With the repeal of Prohibition, liquor industry leaders knew they needed to address public concerns about their products, limit attacks from temperance groups and prevent government regulation.
The answer was the industry advertising code, which turns 85 on October 27.
Consumers are better off with a strong voluntary industry code that does more than police for false, deceptive or misleading ads — especially since the government can’t make the same demands of industry without risking First Amendment violations.
Add in the lack of convincing data proving the ads harmful. That means the voices calling for the government to ban alcohol ads are not likely to win any time soon.
Researchers like David J. Hanson, professor emeritus of sociology at SUNY Potsdam, see no evidence that ads increase consumption. Hanson studied alcohol-ad effects for more than 40 years; other macro-level analyses support his findings. A 2015 University of Texas at Austin study examined the relationship between beer, wine and liquor ad spending and sales from 1971 to 2012 — it found “no relationship or a weak one” between advertising and consumption.
The industry’s lobbying organization, the Distilled Spirits Council of the U.S., argues alcohol ads don’t prompt underage people to misuse alcohol, either. It points to government alcohol abuse data showing underage binge drinking at historic lows in the U.S.
The National Institute on Drug Abuse’s 2018 survey of college students and adults found that binge drinking dropped one-third, from 43% to 28% between 1991 and 2018. The Substance Abuse and Mental Health Services Administration’s 2018 data shows a steady decline in underage alcohol abuse among 18-to-25-year-olds — from 17.4% in 2008 to 10.1% last year. That drop was steeper for 12-to-17-year-olds, decreasing from 5.4% in 2007 to 1.6% in 2018.
Studies suggesting correlations between the ads and consumption exist, though experts like Hanson refute them. Conflicting data and lack of agreement won’t end the debate — and it shouldn’t.
But even regulators agree the industry code has advantages over what they can do.
In its 2014 beverage alcohol industry report, the FTC called self-regulation “more prompt and flexible.” The current administration says the positive support for self-regulation “remains the same regardless of who is at the Commission,” said Andrew Smith, director of the FTC’s Bureau of Consumer Protection, in a speech last year.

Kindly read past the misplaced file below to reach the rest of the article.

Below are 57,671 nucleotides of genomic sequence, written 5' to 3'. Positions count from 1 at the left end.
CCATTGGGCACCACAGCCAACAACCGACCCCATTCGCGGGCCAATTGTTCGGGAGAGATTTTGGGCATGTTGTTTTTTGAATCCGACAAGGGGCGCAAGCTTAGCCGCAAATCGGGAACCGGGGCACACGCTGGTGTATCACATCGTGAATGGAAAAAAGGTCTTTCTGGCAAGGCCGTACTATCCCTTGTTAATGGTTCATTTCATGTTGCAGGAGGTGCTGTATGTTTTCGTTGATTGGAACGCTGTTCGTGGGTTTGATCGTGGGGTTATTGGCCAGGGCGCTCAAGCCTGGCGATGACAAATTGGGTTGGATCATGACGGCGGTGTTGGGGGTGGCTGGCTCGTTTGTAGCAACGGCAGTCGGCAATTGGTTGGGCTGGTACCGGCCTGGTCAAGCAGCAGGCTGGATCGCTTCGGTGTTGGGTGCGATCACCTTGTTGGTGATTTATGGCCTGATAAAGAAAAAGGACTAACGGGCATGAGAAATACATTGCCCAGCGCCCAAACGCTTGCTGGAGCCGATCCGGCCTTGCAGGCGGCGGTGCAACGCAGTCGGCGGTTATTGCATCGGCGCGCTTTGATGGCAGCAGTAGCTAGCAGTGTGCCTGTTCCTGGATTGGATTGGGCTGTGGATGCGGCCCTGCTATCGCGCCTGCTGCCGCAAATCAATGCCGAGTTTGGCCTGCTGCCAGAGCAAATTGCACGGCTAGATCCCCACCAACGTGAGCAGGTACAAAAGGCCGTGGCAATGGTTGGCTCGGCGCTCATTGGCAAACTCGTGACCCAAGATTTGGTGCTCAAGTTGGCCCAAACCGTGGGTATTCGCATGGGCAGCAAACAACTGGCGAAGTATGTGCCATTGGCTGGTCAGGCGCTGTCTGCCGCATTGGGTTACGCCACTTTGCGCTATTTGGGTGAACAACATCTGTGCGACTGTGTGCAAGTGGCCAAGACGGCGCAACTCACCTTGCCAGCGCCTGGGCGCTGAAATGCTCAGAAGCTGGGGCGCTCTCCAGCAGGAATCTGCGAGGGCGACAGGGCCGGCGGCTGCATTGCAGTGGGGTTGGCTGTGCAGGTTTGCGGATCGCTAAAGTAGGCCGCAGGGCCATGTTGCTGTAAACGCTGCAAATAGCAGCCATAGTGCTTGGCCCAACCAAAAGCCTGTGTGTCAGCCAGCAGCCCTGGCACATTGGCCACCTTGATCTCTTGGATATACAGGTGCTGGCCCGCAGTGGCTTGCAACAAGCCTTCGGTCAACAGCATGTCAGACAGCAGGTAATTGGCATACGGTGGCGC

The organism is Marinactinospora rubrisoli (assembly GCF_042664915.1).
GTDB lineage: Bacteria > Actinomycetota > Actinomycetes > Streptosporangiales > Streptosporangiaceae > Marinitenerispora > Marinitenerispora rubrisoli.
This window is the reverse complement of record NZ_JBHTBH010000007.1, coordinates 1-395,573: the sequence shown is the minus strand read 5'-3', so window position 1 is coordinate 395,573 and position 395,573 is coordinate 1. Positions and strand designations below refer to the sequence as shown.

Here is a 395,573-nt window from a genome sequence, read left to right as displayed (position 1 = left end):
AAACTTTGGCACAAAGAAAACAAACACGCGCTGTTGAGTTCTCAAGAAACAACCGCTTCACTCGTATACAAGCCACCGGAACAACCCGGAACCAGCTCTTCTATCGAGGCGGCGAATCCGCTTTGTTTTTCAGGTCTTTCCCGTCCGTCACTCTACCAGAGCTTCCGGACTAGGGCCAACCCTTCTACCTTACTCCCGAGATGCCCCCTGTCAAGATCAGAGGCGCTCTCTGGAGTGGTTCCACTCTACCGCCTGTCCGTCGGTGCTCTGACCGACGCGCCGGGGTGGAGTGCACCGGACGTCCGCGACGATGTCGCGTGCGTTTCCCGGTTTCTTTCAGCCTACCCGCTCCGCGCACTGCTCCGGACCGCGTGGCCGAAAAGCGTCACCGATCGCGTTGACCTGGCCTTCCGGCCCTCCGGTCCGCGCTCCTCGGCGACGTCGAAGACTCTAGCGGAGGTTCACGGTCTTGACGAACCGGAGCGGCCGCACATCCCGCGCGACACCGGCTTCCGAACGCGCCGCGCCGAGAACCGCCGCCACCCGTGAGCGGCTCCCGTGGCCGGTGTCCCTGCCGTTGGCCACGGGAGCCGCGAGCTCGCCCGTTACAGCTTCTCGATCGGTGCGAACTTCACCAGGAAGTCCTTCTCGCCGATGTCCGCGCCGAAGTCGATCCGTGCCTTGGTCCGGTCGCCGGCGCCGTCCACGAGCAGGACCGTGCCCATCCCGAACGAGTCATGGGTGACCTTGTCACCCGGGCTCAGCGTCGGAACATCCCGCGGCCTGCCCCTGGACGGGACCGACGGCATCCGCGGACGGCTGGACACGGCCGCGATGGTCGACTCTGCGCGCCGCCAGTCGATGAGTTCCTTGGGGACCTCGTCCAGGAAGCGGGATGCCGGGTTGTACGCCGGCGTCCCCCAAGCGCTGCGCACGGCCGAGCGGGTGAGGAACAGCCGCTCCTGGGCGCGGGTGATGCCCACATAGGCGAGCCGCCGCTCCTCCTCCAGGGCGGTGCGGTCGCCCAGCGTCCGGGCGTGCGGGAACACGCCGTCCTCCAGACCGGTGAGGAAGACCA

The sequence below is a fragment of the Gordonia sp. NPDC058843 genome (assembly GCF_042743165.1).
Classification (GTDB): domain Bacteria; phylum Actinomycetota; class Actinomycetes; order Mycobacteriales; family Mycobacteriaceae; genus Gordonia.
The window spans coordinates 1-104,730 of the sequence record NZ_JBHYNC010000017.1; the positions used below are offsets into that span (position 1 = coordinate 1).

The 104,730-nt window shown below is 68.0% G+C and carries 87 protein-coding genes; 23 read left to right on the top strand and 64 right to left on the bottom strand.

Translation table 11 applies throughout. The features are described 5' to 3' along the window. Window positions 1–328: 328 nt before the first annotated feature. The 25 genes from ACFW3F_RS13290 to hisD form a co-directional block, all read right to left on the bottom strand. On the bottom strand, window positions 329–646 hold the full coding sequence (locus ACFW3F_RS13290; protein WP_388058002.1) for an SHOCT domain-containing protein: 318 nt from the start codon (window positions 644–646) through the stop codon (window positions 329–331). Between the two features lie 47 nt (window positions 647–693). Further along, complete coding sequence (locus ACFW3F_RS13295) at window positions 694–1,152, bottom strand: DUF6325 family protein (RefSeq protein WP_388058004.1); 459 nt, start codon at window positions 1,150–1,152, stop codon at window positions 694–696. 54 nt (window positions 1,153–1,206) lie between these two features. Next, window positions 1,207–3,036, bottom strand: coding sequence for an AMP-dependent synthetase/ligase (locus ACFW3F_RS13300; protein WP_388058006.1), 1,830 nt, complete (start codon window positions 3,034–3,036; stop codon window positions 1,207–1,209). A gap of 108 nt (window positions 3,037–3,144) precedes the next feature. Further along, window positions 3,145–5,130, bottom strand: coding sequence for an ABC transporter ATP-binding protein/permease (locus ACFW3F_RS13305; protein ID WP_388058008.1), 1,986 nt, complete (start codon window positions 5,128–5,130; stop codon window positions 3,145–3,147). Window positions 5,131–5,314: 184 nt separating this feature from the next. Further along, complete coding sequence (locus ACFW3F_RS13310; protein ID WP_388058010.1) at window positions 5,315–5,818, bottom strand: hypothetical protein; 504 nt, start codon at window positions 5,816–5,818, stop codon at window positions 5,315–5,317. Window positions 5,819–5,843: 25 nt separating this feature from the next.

First adopted on October 27, 1934, the DISCUS code covers member companies representing about 70% of all liquor sold in the U.S., but is widely respected by non-members. Updated in 2003 to include the wine and beer brands of member companies, the code prohibits ads from appealing to underage audiences.
The ads must be placed in media where at least 71.6% of the audience is over 21 or within 500 feet of a church, elementary or secondary school. Ad images can’t appeal to children, meaning no mention or picture of Santa Claus, no ads on the comic pages, and no advertising of alcohol as a “rite of passage” to adulthood. The ads can’t use sex as a way to sell the brand, and the code has specific guidelines for social-media placements.
Eleven code reviewers elected by the DISCUS board of directors decide complaint outcomes. An advertiser has 15 days to respond and the review board decides within one week.
The Better Business Bureau’s Lee Peeler, who served as the FTC’s associate director for advertising practices from 1985 to 2001, said three things distinguish a strong self-regulation program from what the FTC would consider “cosmetic”: an independent enough review board, a transparent review process, and consequences for not complying.
Peeler said the distillers code does a “good job.”
Three advisors from outside the industry provide guidance, pre-review ads upon request and serve as the tie-breaking vote if agreement on complaints can’t be reached. The advisors don’t routinely decide violations, but are three independent heavy hitters with federal, academic and media expertise. Notable is Jodie Bernstein, the former first woman director of the FTC’s Bureau of Consumer Protection, who considers the code a vehicle to “protect consumers.”
All complaint decisions are published on the DISCUS website. While no specific consequences exist for violators, public transparency with the compliant process has proved effective. DISCUS reports “100 percent” compliance from members and “overwhelming” compliance by non-members, since no company wants to be publicly shamed as irresponsible.
True, the code would be stronger if the outside advisors had voting rights in deciding all complaints.
Still, the scorecard is a strong one and others have taken notice. The code serves as a model for other industries, most recently gaming. That’s worth celebrating.